This requires a fundamental overhaul in the way we perceive what education needs to deliver. First, the education environment cannot be divorced from the external landscape. The ‘in-here’ experience needs to be directly linked to the ‘out-there’ experience. Our schools and universities are not a comfort zone or an idyllic island resort but rather deeply rooted in the here-and-now. The outside world is complex, volatile and unpredictable. Students need to be taught to embrace uncertainty and not be intimidated by it. Indeed, the job they would end up doing has not yet been created. Did any of us realistically believe, when we were students, that a living could be made designing apps?
Second, education needs to inculcate learning agility. In other words, education must craft persons who are open to new ideas, who are constantly learning new skills and willing to apply them but more importantly, learning from experience and failure.
Third, we need to learn the importance of team work and focus. Teams are not a collection of silos but an integrated circuit with a clear objective.
And finally, education administrators need to recognise that the teacher is simply a facilitator. Unless education is refashioned, we would embrace the 21st century with a 19th century mindset. The result would be failure.
Restructuring the approach towards contemporary education, accordingly, needs to incorporate the following, among others:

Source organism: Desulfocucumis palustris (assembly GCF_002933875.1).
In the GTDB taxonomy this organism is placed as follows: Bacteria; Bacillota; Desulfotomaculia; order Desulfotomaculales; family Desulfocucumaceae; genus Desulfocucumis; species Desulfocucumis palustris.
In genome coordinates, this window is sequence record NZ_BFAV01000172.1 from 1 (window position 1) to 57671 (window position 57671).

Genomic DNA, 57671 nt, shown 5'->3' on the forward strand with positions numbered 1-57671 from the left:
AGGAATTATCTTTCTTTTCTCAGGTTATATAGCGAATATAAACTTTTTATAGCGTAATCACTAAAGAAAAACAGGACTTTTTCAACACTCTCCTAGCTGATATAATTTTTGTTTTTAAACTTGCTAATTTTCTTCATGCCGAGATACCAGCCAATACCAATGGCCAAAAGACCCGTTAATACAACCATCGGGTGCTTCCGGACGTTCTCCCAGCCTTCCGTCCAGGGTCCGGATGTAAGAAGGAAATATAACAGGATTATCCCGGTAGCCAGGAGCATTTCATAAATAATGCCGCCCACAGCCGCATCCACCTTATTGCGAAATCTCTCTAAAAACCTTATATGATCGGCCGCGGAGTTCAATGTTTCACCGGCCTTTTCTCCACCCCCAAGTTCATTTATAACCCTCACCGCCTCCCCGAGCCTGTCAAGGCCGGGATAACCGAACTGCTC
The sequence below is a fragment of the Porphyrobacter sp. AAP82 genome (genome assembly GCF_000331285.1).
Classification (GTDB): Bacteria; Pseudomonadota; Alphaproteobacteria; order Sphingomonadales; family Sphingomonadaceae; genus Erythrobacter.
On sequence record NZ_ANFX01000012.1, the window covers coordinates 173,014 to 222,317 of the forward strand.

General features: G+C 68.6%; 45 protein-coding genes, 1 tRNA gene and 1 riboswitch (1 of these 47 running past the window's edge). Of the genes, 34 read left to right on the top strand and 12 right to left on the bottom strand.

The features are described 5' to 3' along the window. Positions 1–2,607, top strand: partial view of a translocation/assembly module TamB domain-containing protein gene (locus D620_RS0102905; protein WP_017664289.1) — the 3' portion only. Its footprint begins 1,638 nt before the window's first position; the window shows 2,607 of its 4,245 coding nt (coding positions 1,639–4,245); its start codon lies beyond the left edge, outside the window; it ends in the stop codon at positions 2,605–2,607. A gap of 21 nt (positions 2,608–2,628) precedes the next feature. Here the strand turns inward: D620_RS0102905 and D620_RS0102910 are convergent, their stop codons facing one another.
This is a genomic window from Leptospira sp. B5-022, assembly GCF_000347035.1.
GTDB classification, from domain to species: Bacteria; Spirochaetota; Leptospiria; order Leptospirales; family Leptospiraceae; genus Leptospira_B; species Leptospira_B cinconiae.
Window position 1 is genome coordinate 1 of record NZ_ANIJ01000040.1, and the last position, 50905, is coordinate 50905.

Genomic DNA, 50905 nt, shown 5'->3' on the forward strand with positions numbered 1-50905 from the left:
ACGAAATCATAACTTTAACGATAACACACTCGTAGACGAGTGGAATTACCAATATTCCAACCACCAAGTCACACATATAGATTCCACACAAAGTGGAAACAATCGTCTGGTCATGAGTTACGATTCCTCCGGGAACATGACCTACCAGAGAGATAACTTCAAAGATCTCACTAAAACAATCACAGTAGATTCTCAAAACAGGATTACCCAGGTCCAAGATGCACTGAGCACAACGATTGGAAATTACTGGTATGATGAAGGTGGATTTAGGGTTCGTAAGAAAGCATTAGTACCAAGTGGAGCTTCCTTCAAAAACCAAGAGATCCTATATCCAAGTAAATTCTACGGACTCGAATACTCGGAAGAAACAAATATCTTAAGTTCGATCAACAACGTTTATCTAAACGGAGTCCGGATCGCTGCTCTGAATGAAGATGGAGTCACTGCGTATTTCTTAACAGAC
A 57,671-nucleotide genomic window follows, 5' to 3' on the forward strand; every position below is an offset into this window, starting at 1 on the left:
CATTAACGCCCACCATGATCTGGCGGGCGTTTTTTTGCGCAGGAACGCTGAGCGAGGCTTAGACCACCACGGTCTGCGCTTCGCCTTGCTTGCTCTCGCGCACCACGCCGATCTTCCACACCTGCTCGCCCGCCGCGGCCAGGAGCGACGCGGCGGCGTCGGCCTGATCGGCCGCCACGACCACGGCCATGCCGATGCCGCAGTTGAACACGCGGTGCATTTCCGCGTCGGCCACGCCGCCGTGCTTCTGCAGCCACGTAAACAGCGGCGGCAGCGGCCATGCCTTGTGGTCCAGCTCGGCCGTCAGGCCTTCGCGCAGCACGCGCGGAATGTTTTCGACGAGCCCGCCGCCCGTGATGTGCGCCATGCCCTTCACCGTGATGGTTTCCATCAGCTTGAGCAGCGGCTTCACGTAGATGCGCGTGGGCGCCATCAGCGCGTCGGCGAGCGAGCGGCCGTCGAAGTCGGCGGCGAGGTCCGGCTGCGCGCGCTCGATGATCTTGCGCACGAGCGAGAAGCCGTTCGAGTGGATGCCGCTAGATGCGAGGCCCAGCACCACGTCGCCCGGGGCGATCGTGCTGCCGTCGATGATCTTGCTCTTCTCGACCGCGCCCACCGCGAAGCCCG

Learning about learning: The teaching community and education administrators need to recognise the need to shift from teaching to learning. This is the transition from the sage on the stage to a co-learner. Substantive evidence exists of teachers abandoning the chalk and talking methodology, with dramatic results.
Shifting the mind-set of education providers: The fundamental paradox is that teaching is provided by an older generation to a younger one leading to a credible likelihood of a mismatch and disconnect in thinking, understanding and communication. Education is all about connecting and thus, interpersonal relations. Students need to be able to relate to their teachers. If this is lacking, education would fail to meet the high societal expectations.
Embracing the Internet: The Internet has made learning possible 24×7 without the teacher. Unfortunately, while the teaching community acknowledges the transformative impact of the Internet, the whole-hearted embrace is perfunctory. Consequently, educational institutions are unable to take full advantage of the incredible world the Internet opens up, which, for the most part, is entirely free.
Redesigning Space: Design has assumed significance and rightly so. Studies have demonstrated how design impacts thinking. Various corporate offices are moving into open style functioning and a fluid utilization of space with funky designs that are immediately attractive. Schools and classrooms have, similarly, started changing. Indeed, even the term ‘classroom’ is being replaced with ‘learning centres’. The consequent requirement is for the campus and the learning centres to become interactive, engaging and functional. They play a dramatic role in shifting pedagogy to a modern mindset.
Understanding globalisation is multiculturalism: A rapidly integrating world has substantially diluted geographical boundaries. Educational institutions must recognise this dramatic new requirement and help open minds, so that we are sensitive and welcoming of other cultures
The future is hurtling towards us at an extraordinary pace. Unless education is refashioned by visionary leadership, we face the dire consequence of being left out of the mainstream. This is one of the great challenges Prime Minister Narendra Modi faces.